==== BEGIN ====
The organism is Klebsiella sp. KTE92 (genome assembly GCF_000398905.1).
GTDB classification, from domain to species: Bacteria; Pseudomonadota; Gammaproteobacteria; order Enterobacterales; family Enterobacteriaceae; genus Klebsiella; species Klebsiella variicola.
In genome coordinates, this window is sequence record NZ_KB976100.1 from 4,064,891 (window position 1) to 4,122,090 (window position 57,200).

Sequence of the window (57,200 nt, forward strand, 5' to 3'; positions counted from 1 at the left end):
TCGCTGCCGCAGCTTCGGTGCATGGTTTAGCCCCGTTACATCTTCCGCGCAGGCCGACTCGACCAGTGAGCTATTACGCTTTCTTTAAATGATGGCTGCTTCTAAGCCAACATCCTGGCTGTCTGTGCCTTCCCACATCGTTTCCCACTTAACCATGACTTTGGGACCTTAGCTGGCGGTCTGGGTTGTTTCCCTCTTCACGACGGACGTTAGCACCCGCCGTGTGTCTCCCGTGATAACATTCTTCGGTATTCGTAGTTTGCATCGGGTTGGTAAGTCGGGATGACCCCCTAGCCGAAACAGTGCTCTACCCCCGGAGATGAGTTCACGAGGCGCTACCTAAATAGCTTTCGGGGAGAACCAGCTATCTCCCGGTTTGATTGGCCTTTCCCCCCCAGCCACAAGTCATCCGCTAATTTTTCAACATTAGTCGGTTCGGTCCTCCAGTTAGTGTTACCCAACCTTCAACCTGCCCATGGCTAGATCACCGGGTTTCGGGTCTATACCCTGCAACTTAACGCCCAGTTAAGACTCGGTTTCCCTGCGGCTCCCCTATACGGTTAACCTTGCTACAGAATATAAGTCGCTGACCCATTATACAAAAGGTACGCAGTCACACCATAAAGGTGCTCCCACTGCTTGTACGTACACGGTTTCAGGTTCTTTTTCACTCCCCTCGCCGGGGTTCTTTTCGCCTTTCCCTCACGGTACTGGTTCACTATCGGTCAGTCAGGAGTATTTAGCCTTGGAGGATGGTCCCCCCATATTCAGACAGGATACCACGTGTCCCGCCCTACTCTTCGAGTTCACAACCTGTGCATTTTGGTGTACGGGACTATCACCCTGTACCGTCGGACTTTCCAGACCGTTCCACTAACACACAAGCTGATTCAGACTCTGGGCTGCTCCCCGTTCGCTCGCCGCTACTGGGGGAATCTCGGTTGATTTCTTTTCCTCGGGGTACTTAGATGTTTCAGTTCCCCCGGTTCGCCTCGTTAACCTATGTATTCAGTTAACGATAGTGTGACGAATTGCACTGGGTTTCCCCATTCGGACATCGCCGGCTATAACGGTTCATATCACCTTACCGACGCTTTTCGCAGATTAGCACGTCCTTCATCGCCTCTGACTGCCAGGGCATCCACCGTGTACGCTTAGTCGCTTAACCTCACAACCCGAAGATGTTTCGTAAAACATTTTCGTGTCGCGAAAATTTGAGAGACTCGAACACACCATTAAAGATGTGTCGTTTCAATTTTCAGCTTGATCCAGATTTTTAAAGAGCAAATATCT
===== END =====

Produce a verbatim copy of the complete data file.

The organism is Klebsiella sp. KTE92 (genome assembly GCF_000398905.1).
GTDB classification, from domain to species: Bacteria; Pseudomonadota; Gammaproteobacteria; order Enterobacterales; family Enterobacteriaceae; genus Klebsiella; species Klebsiella variicola.
In genome coordinates, this window is sequence record NZ_KB976100.1 from 4,064,891 (window position 1) to 4,122,090 (window position 57,200).

Sequence of the window (57,200 nt, forward strand, 5' to 3'; positions counted from 1 at the left end):
TCGCTGCCGCAGCTTCGGTGCATGGTTTAGCCCCGTTACATCTTCCGCGCAGGCCGACTCGACCAGTGAGCTATTACGCTTTCTTTAAATGATGGCTGCTTCTAAGCCAACATCCTGGCTGTCTGTGCCTTCCCACATCGTTTCCCACTTAACCATGACTTTGGGACCTTAGCTGGCGGTCTGGGTTGTTTCCCTCTTCACGACGGACGTTAGCACCCGCCGTGTGTCTCCCGTGATAACATTCTTCGGTATTCGTAGTTTGCATCGGGTTGGTAAGTCGGGATGACCCCCTAGCCGAAACAGTGCTCTACCCCCGGAGATGAGTTCACGAGGCGCTACCTAAATAGCTTTCGGGGAGAACCAGCTATCTCCCGGTTTGATTGGCCTTTCCCCCCCAGCCACAAGTCATCCGCTAATTTTTCAACATTAGTCGGTTCGGTCCTCCAGTTAGTGTTACCCAACCTTCAACCTGCCCATGGCTAGATCACCGGGTTTCGGGTCTATACCCTGCAACTTAACGCCCAGTTAAGACTCGGTTTCCCTGCGGCTCCCCTATACGGTTAACCTTGCTACAGAATATAAGTCGCTGACCCATTATACAAAAGGTACGCAGTCACACCATAAAGGTGCTCCCACTGCTTGTACGTACACGGTTTCAGGTTCTTTTTCACTCCCCTCGCCGGGGTTCTTTTCGCCTTTCCCTCACGGTACTGGTTCACTATCGGTCAGTCAGGAGTATTTAGCCTTGGAGGATGGTCCCCCCATATTCAGACAGGATACCACGTGTCCCGCCCTACTCTTCGAGTTCACAACCTGTGCATTTTGGTGTACGGGACTATCACCCTGTACCGTCGGACTTTCCAGACCGTTCCACTAACACACAAGCTGATTCAGACTCTGGGCTGCTCCCCGTTCGCTCGCCGCTACTGGGGGAATCTCGGTTGATTTCTTTTCCTCGGGGTACTTAGATGTTTCAGTTCCCCCGGTTCGCCTCGTTAACCTATGTATTCAGTTAACGATAGTGTGACGAATTGCACTGGGTTTCCCCATTCGGACATCGCCGGCTATAACGGTTCATATCACCTTACCGACGCTTTTCGCAGATTAGCACGTCCTTCATCGCCTCTGACTGCCAGGGCATCCACCGTGTACGCTTAGTCGCTTAACCTCACAACCCGAAGATGTTTCGTAAAACATTTTCGTGTCGCGAAAATTTGAGAGACTCGAACACACCATTAAAGATGTGTCGTTTCAATTTTCAGCTTGATCCAGATTTTTAAAGAGCAAATATCT